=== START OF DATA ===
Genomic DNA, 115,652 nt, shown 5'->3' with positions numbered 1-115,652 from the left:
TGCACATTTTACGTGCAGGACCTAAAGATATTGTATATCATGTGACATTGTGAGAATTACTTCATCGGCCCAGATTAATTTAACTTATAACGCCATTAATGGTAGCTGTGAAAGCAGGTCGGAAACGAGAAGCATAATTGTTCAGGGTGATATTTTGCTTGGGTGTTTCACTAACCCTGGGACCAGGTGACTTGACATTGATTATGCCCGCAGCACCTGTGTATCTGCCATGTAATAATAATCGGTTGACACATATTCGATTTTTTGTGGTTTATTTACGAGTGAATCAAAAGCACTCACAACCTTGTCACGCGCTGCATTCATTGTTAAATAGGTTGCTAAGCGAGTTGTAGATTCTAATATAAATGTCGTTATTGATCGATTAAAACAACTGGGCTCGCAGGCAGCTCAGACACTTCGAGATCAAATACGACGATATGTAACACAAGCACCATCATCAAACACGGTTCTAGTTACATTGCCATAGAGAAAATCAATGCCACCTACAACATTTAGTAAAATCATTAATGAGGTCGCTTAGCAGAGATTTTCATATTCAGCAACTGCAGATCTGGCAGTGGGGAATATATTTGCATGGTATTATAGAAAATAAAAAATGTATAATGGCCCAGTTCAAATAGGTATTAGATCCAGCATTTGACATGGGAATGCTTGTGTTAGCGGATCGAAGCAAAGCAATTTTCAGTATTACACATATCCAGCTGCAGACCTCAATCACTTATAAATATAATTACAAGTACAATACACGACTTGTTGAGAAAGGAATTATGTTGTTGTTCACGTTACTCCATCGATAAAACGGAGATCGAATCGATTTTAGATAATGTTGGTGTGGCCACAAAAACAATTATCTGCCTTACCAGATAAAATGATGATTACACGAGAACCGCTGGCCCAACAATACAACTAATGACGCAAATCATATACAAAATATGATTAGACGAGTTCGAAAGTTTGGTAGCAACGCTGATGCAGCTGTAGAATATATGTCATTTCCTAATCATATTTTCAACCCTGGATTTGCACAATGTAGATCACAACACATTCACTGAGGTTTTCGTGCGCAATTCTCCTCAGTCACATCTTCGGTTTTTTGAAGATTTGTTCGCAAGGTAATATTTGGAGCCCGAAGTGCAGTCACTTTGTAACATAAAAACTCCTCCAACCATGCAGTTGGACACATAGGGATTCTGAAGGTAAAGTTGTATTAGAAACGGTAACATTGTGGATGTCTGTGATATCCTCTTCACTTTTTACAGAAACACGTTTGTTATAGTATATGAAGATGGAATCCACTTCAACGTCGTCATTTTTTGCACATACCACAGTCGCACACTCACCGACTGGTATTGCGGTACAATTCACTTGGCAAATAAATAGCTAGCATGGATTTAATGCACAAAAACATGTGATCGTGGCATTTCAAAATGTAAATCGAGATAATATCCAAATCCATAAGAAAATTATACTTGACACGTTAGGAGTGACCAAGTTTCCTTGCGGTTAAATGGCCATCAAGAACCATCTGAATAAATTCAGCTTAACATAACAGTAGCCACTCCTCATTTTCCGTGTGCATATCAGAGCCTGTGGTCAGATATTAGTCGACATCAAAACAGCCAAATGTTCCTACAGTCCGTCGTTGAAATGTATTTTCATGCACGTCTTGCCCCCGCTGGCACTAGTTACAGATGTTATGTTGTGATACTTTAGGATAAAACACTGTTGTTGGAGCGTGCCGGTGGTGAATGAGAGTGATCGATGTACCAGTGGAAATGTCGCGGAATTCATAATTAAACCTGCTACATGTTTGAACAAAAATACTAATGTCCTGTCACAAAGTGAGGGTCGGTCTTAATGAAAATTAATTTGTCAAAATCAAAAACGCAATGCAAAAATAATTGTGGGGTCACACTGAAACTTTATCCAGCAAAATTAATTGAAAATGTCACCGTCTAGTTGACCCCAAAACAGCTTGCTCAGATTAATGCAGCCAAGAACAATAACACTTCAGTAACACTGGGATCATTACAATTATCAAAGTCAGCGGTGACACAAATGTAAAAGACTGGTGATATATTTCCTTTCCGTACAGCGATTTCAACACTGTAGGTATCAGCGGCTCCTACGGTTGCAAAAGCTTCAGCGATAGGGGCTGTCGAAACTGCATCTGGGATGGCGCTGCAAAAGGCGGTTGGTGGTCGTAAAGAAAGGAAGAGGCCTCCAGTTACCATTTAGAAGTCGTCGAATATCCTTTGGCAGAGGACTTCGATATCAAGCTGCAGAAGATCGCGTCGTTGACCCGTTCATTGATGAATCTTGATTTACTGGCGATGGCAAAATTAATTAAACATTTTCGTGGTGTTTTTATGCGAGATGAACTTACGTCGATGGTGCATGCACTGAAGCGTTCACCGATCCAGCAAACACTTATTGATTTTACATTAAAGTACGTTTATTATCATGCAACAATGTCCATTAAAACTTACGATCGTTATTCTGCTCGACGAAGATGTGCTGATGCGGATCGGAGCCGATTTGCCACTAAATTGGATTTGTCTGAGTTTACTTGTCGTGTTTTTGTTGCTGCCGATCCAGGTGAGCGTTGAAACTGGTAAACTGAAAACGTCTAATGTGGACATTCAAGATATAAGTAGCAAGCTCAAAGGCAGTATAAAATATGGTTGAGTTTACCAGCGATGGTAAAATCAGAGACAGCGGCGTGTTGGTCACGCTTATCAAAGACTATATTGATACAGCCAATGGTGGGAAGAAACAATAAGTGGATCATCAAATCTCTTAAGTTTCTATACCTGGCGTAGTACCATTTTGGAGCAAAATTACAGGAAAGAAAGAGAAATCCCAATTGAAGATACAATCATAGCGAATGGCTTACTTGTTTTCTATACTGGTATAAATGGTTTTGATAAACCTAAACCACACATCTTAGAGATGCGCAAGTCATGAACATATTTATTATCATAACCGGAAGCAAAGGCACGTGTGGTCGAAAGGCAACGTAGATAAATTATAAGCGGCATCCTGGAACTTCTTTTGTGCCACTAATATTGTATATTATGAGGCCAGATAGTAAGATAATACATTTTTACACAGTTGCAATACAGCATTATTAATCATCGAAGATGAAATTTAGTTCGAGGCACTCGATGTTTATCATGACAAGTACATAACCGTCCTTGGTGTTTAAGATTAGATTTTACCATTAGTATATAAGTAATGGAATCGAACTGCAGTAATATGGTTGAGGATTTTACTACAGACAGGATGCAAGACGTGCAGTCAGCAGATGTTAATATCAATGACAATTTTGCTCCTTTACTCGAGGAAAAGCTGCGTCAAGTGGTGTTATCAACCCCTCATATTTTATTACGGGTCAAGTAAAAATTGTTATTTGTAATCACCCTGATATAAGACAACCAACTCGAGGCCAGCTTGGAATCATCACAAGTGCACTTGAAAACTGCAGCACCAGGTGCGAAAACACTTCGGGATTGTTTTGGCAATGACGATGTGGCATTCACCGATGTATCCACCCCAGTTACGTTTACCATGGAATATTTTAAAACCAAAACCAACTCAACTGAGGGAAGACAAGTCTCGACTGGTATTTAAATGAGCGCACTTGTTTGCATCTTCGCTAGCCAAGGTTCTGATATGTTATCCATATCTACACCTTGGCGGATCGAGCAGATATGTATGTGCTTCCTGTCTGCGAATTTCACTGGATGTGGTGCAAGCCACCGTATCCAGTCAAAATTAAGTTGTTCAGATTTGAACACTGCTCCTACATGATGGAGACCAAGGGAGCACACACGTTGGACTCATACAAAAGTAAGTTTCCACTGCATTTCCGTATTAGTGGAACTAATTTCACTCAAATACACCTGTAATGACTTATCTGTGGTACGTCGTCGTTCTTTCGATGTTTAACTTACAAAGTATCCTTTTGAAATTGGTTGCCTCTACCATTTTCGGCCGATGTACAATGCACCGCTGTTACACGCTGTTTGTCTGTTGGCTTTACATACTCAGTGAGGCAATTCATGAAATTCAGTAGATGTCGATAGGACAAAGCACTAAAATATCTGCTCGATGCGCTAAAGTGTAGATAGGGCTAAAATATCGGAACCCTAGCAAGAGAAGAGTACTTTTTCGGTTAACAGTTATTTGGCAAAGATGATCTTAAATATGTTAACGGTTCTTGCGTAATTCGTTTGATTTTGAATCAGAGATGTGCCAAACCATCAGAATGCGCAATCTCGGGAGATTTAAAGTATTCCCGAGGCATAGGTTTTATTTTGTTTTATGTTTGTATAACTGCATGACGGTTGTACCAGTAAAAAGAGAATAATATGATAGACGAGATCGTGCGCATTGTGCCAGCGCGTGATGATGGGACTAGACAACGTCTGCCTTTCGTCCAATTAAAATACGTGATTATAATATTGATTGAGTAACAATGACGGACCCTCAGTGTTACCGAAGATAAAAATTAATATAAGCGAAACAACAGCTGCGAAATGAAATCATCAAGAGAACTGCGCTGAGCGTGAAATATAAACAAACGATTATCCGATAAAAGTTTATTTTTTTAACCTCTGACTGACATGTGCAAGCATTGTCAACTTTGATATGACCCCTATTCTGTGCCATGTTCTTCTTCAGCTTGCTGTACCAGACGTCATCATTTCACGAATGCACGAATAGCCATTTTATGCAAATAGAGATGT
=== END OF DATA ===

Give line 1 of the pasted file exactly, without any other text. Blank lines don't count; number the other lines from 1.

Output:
Genomic DNA, 115,652 nt, shown 5'->3' with positions numbered 1-115,652 from the left: